Environmentalists, researchers say humans are behind the devastating Amazon fires
Environmental groups and researchers say the fires destroying the Amazon were almost all set by humans, as cattle ranchers and loggers want to take over the land.
Brazil's National Institute for Space Research said that so far this year, there have been 72,843 fires in the country, an 80 percent increase compared to this same time period in 2018; more than half of those blazes have been in the Amazon. The Amazon is a humid rainforest, and it is difficult, even during dry spells, for it to catch on fire, Christian Poirier of the nonprofit group Amazon Watch told CNN.
Brazilian President Jair Bolsonaro promised during his campaign that he would open the Amazon up to business, and he has since slashed the environmental enforcement agency's budget. Environmentalists say his policies encourage ranchers and loggers to burn down land, with no fear about getting in trouble. The government has said lightning strikes are one reason for the fires, and Bolsonaro has also claimed baselessly that the fires were started by environmentalists to make him look bad.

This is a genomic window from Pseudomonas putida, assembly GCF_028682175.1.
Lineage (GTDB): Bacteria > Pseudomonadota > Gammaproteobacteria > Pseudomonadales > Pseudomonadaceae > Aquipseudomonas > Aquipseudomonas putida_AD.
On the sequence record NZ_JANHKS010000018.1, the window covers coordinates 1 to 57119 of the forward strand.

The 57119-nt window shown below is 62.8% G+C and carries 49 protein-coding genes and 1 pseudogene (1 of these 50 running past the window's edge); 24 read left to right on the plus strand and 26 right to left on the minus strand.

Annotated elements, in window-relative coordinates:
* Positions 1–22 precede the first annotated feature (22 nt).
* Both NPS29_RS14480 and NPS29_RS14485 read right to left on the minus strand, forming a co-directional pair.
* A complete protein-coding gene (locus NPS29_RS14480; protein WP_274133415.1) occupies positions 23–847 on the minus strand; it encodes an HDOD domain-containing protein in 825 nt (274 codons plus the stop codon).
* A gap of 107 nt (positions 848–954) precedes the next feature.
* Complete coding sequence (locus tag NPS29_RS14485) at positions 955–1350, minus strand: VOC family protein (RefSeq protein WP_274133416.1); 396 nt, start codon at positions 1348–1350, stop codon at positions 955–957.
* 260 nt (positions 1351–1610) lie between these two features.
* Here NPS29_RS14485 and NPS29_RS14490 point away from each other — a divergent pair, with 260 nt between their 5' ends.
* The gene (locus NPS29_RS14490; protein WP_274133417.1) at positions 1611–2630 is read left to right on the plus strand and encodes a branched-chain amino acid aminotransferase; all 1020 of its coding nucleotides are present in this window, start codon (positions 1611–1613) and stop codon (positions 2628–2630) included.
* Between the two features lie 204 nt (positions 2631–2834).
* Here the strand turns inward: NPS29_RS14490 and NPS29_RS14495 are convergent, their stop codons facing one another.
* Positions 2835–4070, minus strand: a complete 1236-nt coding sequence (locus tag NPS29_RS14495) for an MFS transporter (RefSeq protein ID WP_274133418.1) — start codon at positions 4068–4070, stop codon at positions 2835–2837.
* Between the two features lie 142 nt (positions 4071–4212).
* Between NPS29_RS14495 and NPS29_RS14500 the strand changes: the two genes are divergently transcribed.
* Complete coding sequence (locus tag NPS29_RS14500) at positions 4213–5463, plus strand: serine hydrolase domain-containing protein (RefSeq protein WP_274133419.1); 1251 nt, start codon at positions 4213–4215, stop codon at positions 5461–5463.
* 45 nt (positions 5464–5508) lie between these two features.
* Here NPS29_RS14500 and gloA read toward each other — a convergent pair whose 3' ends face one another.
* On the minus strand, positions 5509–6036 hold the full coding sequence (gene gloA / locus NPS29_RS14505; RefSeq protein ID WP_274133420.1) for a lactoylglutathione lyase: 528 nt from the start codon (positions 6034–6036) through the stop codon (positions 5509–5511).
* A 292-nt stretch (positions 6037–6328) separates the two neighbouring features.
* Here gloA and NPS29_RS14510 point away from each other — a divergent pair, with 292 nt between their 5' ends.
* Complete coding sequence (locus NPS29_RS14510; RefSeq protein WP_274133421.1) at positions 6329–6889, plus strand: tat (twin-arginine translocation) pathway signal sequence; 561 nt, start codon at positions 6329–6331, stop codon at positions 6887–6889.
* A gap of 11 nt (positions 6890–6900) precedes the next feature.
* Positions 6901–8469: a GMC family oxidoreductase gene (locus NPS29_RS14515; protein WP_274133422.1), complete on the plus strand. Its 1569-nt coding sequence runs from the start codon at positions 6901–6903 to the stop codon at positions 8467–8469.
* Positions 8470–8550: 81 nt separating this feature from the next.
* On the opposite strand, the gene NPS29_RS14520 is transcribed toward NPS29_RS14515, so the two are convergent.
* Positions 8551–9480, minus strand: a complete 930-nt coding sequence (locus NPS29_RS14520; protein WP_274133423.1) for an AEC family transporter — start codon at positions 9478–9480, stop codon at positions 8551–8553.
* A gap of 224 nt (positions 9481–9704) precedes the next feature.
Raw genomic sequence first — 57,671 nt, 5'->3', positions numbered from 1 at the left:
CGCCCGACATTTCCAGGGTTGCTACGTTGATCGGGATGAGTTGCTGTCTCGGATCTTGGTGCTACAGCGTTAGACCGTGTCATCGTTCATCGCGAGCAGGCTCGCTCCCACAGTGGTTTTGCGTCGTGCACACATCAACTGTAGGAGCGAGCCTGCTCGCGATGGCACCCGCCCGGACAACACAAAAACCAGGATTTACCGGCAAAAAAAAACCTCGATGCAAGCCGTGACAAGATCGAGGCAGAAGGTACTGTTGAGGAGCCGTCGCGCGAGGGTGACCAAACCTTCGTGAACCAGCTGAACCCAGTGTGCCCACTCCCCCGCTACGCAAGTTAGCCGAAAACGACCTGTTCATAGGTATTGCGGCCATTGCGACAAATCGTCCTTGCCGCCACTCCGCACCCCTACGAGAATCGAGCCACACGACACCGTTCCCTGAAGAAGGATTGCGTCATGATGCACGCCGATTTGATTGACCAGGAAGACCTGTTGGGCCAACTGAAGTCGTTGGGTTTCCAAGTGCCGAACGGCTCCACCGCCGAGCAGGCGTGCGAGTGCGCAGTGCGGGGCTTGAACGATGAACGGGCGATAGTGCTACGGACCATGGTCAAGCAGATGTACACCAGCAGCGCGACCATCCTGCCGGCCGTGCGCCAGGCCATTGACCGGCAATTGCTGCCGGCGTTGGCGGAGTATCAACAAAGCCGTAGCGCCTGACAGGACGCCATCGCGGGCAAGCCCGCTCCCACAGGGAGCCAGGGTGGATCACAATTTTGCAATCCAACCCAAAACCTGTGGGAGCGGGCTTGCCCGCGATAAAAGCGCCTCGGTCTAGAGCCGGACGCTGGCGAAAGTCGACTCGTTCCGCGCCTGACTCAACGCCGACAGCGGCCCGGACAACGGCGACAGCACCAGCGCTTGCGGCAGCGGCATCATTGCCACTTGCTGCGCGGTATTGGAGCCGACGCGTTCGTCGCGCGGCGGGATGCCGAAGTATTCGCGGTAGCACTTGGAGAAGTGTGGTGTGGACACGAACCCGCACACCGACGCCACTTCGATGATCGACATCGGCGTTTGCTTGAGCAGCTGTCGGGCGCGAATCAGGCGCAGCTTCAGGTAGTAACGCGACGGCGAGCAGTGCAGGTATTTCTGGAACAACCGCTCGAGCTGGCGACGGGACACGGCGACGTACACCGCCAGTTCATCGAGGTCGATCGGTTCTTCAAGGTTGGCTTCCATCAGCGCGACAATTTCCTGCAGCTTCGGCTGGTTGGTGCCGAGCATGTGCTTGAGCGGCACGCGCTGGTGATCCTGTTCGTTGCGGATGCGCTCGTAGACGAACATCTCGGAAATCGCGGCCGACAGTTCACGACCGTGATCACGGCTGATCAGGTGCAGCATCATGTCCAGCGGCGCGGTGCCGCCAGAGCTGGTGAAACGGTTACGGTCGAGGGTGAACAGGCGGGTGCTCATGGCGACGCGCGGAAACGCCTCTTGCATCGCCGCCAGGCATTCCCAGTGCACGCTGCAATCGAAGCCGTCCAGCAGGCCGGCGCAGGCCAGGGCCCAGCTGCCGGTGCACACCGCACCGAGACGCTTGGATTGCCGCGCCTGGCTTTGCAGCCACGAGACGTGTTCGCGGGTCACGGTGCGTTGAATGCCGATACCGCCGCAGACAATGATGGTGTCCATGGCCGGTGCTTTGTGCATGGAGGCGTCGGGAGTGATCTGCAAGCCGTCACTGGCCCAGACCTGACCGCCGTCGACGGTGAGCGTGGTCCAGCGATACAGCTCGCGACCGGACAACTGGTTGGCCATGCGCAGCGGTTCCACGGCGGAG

The Amazon forest produces roughly 20 percent of the world's oxygen, and the World Wildlife Fund said if it is damaged beyond repair, the Amazon could start emitting carbon, which would make climate change even worse.